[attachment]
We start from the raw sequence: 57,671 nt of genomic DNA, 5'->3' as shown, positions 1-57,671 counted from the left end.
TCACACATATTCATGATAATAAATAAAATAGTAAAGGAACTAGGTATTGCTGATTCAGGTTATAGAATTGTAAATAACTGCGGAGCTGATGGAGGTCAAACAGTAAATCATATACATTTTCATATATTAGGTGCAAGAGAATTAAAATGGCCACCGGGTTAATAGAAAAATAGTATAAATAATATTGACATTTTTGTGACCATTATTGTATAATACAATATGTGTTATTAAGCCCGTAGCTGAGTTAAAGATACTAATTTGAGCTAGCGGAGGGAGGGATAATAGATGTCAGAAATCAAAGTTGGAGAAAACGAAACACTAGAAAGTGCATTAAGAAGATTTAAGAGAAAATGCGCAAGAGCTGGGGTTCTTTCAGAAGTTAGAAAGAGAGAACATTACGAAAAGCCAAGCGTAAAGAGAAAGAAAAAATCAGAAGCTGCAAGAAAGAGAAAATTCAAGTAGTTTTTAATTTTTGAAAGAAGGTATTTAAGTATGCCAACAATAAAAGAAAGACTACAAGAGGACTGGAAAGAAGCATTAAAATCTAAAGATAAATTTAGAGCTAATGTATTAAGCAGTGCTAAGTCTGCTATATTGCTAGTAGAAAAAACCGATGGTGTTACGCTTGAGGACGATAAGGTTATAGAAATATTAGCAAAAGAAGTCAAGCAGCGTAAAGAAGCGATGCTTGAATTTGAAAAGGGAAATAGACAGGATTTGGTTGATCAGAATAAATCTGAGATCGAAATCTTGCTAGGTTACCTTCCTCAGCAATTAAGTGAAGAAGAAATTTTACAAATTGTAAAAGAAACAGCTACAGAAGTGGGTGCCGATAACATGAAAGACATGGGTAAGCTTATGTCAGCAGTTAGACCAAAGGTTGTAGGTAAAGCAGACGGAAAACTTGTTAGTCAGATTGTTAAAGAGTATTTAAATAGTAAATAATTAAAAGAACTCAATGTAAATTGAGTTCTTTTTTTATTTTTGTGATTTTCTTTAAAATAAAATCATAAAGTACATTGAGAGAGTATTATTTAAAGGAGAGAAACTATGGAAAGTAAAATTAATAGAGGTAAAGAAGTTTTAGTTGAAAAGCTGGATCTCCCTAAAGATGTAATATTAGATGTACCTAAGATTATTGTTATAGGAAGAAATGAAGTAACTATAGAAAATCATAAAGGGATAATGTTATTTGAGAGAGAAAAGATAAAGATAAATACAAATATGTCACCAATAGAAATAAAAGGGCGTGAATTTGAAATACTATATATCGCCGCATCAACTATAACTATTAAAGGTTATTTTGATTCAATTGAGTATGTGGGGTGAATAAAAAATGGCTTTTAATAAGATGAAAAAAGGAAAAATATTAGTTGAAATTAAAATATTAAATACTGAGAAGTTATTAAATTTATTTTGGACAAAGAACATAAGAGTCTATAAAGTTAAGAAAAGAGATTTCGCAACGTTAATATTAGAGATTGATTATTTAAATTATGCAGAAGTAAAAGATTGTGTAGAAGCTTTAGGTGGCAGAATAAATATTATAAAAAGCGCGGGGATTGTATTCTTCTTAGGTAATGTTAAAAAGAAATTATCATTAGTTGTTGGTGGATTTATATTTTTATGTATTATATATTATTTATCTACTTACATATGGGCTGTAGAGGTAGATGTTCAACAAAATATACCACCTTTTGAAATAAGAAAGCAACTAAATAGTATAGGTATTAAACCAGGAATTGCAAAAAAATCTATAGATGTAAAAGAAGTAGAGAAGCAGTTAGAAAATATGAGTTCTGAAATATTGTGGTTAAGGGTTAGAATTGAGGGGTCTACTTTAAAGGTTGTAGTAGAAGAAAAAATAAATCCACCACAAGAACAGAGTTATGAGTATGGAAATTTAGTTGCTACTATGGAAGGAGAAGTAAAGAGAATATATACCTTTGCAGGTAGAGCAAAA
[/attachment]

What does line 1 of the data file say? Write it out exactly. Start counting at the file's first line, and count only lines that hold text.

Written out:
We start from the raw sequence: 57,671 nt of genomic DNA, 5'->3' as shown, positions 1-57,671 counted from the left end.